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>Monday 6:30 am until 12:30 pm >$40.00 per boat, 100 percent payback >4 fish limit if we have all 2 man teams, 2 fish limit if anyone is solo >No dead fish >Cut off is 465 bridge >No ramp fee, no lake lice crowds!
Edit: With bass entering post-spawn and topwaters becoming increasingly effective, in particular, the Spook Jr. for me and a friend recently, I'm reposting this old piece for newer readers concerning variations between older and newer versions of the bait.
Do you believe in "magic" baits? For a little while this year, Asshat had me wondering. We've been making it a point to chuck Spooks on most of our trips, and I got to noticing how consistently he was getting bites. He had bought a brand new Spook Jr. this spring after the Sammy mishap, and ever since he's been whacking fish. Didn't matter where we went, a river or a lake, green fish or brown, his Spook was flat catching 'em. Yeah, I'd catch some on my versions, but his was like magic. Was it the fancy new color scheme?
After paying a lot of attention, I realized the deal was in the effortless and immediate walking - right now. He'd make a cast tight to shore, and with a single slow twitch his bait was working its magic. Mine was OK, and I caught fish with them, but there was something special about his. It was just one of those little things that eats at you after a while. Most anglers probably wouldn't have even noticed the difference - but I did...and it bugged me!
So when I found myself in a Dick's Sporting Goods store this weekend and I came across the rack of Spook Jrs., including one in his exact color pattern, I couldn't help myself - I had to buy one. Of course, I then had to take it home and tear it apart to see what made it tick - not literally, mind you. So here's where I'm going with this.
Outside of color and a slight difference here or there with hook type, what is the difference in the following Spook Jrs.? Which ones are the new version and which ones are the old? There is nothing blatantly obvious that I could see, so it was on to the digital jewlers scale.
Ah-ha! The newer baits weigh nearly 20% lighter, about a 2.3 g difference per bait compared to the older versions. But why would that little bit of weight make such a big difference in catch rates? So off the scales and into the water bath they go.
You'll need to look close, but the difference is striking. The "heavier" older versions (the blue shad and the baby bass in front) sit tail down much further in the water than the newer versions. The two newer (lighter) versions in the back sit much more horizontally in the water with a majority of the bait above the waterline. In the older verisons, you have a get a couple 2 or 3 twitches in to get them working right. Those first few twitches actually have to pull the bait back up horizontal and higher onto the waters surface before it will start walking well. And if you use a very slow retrieve with frequent pauses, you'll again lose that immediate response in the first few twitches. The newer baits, since they sit high and horizontal, start walking immediately with the first twitch.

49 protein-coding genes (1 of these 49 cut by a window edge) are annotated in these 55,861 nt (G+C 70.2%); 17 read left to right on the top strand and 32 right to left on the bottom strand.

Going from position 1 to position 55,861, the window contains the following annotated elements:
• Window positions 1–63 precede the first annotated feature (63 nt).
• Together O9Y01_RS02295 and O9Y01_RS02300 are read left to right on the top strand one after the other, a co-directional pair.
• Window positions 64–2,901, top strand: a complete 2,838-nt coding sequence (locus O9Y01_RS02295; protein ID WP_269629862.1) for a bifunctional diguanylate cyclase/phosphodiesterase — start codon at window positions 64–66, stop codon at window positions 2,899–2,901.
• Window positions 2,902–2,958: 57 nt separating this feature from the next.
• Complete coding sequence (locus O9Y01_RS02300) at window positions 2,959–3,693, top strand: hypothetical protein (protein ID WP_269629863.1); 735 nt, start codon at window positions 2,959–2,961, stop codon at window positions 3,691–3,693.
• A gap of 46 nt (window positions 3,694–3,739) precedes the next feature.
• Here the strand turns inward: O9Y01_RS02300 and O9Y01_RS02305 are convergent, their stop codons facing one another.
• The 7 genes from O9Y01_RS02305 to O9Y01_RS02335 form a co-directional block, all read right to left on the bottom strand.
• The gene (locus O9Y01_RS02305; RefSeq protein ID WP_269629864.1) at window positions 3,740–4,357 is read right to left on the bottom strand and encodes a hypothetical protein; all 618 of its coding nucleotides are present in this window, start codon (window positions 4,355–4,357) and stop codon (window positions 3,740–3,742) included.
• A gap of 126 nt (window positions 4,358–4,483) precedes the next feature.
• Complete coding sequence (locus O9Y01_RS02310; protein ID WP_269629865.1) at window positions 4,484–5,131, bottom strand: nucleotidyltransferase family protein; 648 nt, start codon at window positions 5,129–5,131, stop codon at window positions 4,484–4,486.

You wouldn't think that this would be such a big deal, as I've caught plenty of fish over the years on my older version of Spook Jrs., but in cases where you have a very limited strike zone, or that require a very slow "teasing" retrieve (twitch 2-3 X's, pause, twich twice, pause again, etc.), the newer versions will flat smoke your ass. Trust me - I've seen it happen, several times now courtesy of Asshat.
That said, if you're out on a particularly breezy day with a good chop fishing expansive weed flats, the older version that sits down "in" the water will have much greater presence and not bob, float and get blown around like my tin boat. Way more effective in those circumstances, so you really need both if you're serious about it.
Needless to say I'm now thoroughly stocked on both fronts. Perhaps it is a cost cutting measure, making a thinner bait with less plastic to save costs. I can't say for certain without cutting up a couple, and I won't do that until my old ones crack or spring a leak. Maybe it was intentional. Just don't know. Whatever the reason, they've actually created a "better" version Spook Jr. for certain circumstances. Hey, cheap is good.
Our second event of the season was a slugfest as DJ Capps and Matt McClanahan were Kings for the day! They reeled in an whopping 22.88 pound limit that included the Big Bass of the day at 7.02 pounds to win the REELSVILLE SPECIALTY COATINGS FIRST PLACE PLAQUES and take home a check for $1145. They were followed up in second place by Dan Pennington and Dan Fields who brought in a nice limit for 18.39 pounds. Ed Bauer and Bob Garner took home some Bass Boat Saver for their third place finish as well as the OUTDOORSMAN SPORTSHOP SECOND BIGBASS AWARD for their 6.01 pound Brute.
I would like to give a special thanks to our Lake Monroe Division Sponsors: